From the sky it appears to be an idyllic island with amazing beaches and a dense forest, but tourists or fishermen don’t dare to set foot on this outcrop in the Indian Ocean due to its inhabitants’ fearsome reputation.
Visitors who venture onto or too close to North Sentinel Island risk being attacked by members of a mysterious tribe who have rejected modern civilisation and prefer to have zero contact with the outside world.
When they do interact with outsiders, it usually involves violence – the indigenous Sentinelese tribe killed two men who were fishing illegally in 2006 and have been known to fire arrows and fling rocks at low-flying planes or helicopters on reconnaissance.
In the late 1980s, many Sentinelese were killed as armed salvagers visited the island after a shipwreck. But since then the tribesmen have remained almost completely undisturbed.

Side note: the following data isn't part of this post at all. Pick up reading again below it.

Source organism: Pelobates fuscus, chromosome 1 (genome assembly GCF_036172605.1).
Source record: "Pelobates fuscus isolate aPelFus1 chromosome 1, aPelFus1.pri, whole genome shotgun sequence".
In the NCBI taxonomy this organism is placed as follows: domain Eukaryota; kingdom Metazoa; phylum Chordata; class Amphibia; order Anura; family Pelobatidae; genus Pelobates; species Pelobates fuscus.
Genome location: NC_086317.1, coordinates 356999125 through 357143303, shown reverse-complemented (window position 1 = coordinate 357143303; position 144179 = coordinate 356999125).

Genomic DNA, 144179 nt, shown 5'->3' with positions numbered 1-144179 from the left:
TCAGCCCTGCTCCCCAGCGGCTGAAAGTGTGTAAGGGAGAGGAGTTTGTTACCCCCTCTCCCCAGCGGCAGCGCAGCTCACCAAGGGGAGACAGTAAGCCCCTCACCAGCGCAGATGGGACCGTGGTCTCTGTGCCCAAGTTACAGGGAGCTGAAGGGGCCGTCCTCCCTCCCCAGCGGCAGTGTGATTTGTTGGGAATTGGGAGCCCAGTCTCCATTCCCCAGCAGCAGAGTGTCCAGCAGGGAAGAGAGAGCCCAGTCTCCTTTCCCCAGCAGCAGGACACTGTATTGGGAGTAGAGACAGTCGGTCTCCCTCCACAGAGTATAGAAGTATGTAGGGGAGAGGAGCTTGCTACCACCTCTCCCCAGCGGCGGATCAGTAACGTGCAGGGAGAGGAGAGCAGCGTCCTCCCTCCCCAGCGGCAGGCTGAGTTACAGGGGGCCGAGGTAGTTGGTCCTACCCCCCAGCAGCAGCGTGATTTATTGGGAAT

With many wanting to know more about the untouched island, aid workers are now fearing for the survival of the tribe.
Survival International’s director, Stephen Corry, said: “The most recent to be pushed into extinction was the Bo tribe, whose last member died only four years ago.
“The only way the Andamanese authorities can prevent the annihilation of another tribe is to ensure North Sentinel Island is protected from outsiders.” Yet despite their fears, the organisation has said the islanders are ‘extremely healthy, alert and thriving’ with their ‘old world’ way of life.
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